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My Take on Free ESXi

There’s been a lot of coverage about VMware’s announcement that VMware ESXi would be free starting Monday, July 28, 2008. More than a couple of people asked me why I haven’t said anything about it yet, and to be honest it was because I was waiting until I could offer something more than just “Hey, ESXi will be free!”

I’m still not so sure that I have anything valuable to add beyond what has already been discussed extensively elsewhere on the Internet, but I thought I would at least weigh in on the subject.

First, I’m not surprised. Informal discussions I’d had with various VMware resources had hinted that this was on the way; besides, it’s the natural response to a major competitor who is, for all intents and purposes, releasing their product for free. So this move isn’t surprising in the least.

Second, I would be surprised if this was only Maritz’ doing. I suspect that Diane Greene had this plan in the works for months before her sudden departure. Seems like I saw mention somewhere of a confirmation of this, but I can’t find it now. If anyone knows of such a confirmation, I’d appreciate a link in the comments.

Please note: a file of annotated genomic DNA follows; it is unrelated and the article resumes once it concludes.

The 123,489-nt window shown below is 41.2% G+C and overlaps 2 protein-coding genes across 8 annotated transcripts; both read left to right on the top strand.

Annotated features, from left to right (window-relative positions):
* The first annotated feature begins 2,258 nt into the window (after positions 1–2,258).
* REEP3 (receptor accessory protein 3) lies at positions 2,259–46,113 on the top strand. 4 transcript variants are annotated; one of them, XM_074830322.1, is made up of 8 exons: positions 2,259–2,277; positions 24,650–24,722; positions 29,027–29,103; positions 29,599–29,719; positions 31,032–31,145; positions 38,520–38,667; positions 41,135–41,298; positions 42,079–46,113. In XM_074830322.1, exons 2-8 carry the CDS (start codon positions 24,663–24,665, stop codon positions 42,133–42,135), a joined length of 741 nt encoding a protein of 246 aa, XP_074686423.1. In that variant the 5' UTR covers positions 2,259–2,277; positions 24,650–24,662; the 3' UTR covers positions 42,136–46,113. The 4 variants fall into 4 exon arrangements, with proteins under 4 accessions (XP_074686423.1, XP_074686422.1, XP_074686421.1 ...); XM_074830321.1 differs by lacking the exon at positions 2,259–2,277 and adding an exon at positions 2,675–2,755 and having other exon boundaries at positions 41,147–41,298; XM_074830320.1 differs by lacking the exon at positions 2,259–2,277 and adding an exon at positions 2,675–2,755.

Third, you have to remember that VMware is only releasing ESXi for free. They’re not releasing VirtualCenter for free. You’ll still need VirtualCenter and VI3 Enterprise licenses in order to do stuff like VMotion, Storage VMotion, VMware DRS, VMware HA, VMware DPM, etc. Just like Microsoft, whose System Center Virtual Machine Manager and the rest of the System Center suite will be “paid-for” products, VMware will continue to charge for VirtualCenter. However, keep in mind that the APIs that VirtualCenter uses are widely available, so there’s nothing stopping anyone from writing their own free (perhaps open source?) replacement for VirtualCenter. Somehow, I can’t see that happening with SCVMM or any of the other members of the System Center suite.

This move makes ESXi the “gateway drug” (pardon the comparison) to full-blown VMware Infrastructure. Get the light stuff for free and get you hooked, then charge you for the heavy stuff. It’s a tried-and-true practice that almost every software vendor out there uses. In my opinion, the arrival of this model to the virtualization market is merely another indicator of the market’s maturity. This move will begin to shake out the virtualization wannabes who don’t have the strength or stamina to duke it out with the bigger players.

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